The close proximity of mining and myth is one of the starting points of Good Luck, a documentary by the peripatetic avant-garde filmmaker Ben Russell in two parts, each long enough to be its own stand-alone feature: the first shot deep in the bowels of an industrial copper mine in Serbia, the second at an illegal gold panning operation in Suriname. Another starting point is the insight that can come from double meanings and relationships between antipodes—the cartoon trope of a character digging to China, which ironically seems to have entered American popular usage from Henry David Thoreau’s proto-environmentalist Walden. Russell is presumably the digger; among the many self-reflexive subtexts here is an analogy between extracting precious metals and filming trippy ethnographic non-fiction. A cryptic glyph that appears at the beginning, middle, and end appears to sum up the whole project: a halved circle, representing not only two subjects on opposite sides of the world (figuratively, if not quite geographically), but Russell’s underlying vision of a humanity separated by its shared experiences.
The first part is terrific and transfixing. Working in transportive long takes, Russell achieves some nearly miraculous effects—notably, a shot that prowls down a sloe-black mine tunnel to land in close-up on a jackhammer—as he blends the plutonic and the Platonic: the underworld and the allegory of the cave. There’s something about the beginning of cinema in there, too. The Serbian miners’ headlamps cut ovals into the darkness, redolent of spotlights, the fuzzy vignettes of early photography, or an illuminating point-of-view. (For longtime watchers of Russell’s work, this will probably recall the short Black And White Trypps Number Three, one of his best early films, which literally cast a light on the mosh pit of a Lightning Bolt show.) Occasional black-and-white portrait shots of miners draw another link to early film. But then, they are also reminiscent of Andy Warhol’s mid-1960s Screen Tests series, a kind of pop-art glamour.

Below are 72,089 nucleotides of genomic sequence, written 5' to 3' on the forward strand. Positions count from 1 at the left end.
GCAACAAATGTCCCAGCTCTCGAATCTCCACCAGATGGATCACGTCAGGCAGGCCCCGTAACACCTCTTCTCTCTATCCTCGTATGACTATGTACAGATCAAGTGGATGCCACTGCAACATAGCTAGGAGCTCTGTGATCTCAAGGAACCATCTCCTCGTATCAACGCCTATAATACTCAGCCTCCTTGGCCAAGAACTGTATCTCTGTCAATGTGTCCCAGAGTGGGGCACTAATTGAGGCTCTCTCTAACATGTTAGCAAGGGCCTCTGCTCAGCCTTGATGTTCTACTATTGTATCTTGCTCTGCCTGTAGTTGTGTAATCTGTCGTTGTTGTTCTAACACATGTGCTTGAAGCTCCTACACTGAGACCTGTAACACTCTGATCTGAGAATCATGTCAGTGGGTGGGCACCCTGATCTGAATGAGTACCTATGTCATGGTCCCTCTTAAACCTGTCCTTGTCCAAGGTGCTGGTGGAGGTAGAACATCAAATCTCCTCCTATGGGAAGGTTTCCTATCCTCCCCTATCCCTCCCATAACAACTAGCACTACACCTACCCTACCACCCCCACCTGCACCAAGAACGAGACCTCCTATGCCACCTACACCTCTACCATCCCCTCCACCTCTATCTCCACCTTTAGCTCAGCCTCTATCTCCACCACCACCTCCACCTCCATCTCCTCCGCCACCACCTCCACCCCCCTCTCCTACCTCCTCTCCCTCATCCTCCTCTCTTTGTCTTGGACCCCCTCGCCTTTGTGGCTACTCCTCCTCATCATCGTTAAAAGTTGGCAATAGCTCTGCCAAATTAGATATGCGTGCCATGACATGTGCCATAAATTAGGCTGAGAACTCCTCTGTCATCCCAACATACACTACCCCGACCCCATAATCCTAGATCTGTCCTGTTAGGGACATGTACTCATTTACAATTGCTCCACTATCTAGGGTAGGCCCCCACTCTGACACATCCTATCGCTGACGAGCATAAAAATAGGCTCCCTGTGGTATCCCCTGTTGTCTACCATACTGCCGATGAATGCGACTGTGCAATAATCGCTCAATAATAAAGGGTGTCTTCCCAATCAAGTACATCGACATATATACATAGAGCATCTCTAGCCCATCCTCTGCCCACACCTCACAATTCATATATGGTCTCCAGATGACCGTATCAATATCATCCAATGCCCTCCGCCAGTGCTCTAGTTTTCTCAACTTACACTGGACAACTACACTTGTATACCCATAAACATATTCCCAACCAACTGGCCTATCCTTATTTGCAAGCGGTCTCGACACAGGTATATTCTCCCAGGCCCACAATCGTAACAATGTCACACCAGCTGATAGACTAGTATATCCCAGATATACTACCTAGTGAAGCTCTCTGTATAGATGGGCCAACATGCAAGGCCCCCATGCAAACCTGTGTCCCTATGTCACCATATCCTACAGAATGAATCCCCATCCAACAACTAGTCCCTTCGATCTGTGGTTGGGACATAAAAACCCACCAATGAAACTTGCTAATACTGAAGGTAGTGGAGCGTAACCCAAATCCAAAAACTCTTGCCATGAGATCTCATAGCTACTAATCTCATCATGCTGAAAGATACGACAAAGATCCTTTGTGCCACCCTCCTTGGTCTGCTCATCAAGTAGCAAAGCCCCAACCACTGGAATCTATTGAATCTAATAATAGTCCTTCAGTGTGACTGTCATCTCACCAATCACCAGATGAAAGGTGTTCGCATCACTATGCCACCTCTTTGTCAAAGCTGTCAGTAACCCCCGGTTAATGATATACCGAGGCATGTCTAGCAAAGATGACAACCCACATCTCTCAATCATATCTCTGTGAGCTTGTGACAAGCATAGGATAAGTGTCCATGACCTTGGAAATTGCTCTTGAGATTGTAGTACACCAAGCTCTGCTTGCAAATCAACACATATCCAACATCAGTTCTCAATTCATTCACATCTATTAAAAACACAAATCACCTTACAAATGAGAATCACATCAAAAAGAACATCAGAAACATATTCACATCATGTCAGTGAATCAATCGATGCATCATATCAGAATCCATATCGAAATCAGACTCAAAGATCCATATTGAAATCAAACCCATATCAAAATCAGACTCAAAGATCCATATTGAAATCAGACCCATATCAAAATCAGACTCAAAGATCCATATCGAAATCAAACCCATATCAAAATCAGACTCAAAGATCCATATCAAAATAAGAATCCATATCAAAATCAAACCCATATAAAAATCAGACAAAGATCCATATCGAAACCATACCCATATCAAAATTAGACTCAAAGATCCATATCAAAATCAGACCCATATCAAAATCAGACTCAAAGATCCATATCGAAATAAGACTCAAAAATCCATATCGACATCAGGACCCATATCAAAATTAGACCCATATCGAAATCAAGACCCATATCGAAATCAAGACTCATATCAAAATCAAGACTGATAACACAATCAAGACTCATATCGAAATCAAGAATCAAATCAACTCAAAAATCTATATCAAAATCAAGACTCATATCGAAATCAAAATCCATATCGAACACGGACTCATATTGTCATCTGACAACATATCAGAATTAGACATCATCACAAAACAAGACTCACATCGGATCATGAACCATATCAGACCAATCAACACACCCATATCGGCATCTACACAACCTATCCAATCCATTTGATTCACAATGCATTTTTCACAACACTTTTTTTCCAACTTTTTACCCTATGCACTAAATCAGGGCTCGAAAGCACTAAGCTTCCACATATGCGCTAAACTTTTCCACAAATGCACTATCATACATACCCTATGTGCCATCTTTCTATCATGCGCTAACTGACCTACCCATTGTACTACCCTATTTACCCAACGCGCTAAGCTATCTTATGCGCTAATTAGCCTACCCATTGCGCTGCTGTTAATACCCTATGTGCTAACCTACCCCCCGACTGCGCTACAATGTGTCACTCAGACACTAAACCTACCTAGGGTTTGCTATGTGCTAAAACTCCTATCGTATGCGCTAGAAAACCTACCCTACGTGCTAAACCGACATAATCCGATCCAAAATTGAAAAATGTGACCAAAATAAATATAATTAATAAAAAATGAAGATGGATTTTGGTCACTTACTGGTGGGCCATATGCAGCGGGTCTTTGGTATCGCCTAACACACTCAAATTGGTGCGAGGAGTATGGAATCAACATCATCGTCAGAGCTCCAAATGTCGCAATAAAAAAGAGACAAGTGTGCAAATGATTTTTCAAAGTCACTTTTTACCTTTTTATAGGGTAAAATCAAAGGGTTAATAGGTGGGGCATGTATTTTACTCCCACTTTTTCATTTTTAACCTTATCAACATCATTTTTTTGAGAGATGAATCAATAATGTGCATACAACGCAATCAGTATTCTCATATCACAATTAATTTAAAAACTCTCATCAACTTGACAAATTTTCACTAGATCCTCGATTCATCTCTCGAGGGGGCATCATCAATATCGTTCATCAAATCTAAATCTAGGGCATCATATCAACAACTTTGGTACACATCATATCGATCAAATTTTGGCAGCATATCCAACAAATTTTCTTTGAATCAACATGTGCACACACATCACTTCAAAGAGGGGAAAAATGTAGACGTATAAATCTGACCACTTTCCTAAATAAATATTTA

Russell’s choice of format is itself an oldie-but-goodie: Super 16mm, a practical option, considering that digital cameras don’t do well in extreme conditions. Like any clever artist, he turns the limitations of his photochemical medium into poetic qualities; riding with miners on a long trip back up to the surface, his camera appears to simply run out of film, punctuating their extreme isolation. Pitch darkness has a texture on grainy film that translates into an uneasy presence when combined with the movement of the camera down sloping tunnels and around corners. The opening note is one of loss, as a brass band warbles through into a village on the edge of the gargantuan maw of an open pit mine. At work, the miners themselves have a zombie quality: Anonymous in their respirators, hard hats, and coveralls, they shamble mysteriously to their shifts. Somewhere in there, a miner’s Herzog-ian accordion rendition of “Heart Of Gold” echoes through a cavern. It’s obvious, but somehow it works.
The Suriname-set part presents a set of opposites: tropics and open vistas instead of tunnels, prospecting instead of corporate labor, sunlight instead of darkness. The dominant color is muddy red, in contrast to copper mine’s otherworldly blues, and the first scene is one of solitary discovery, as a man traipses around with a metal detector, a pickax tucked into the back of his T-shirt. Russell shot his debut feature, Let Each One Go Where He May, in Suriname, and his familiarity with the tiny South American country marks a change in tone. These miners are individuals; we can actually see their facial expressions and tell them apart as they toil. But there are parallels, too, in the camaraderie and superstitions of the profession and in its mix of sweaty labor, deafening machinery, and bored downtime.
Not that Russell ever spells it out. His work, which is in part about exploration, is paced to draw the viewer into its interpretations, its conclusions, its mysticism. But without the innate suspense of the film’s 70-minute underground passage, the second half quickly grows repetitive. Out in the daylight and above ground, the ironies are louder: the poor mining the most valuable. Maybe there’s a message buried in there, too—that the poetry of the first part is a sort of stupefying darkness, obscuring what is really just a dirty job that people do to get by.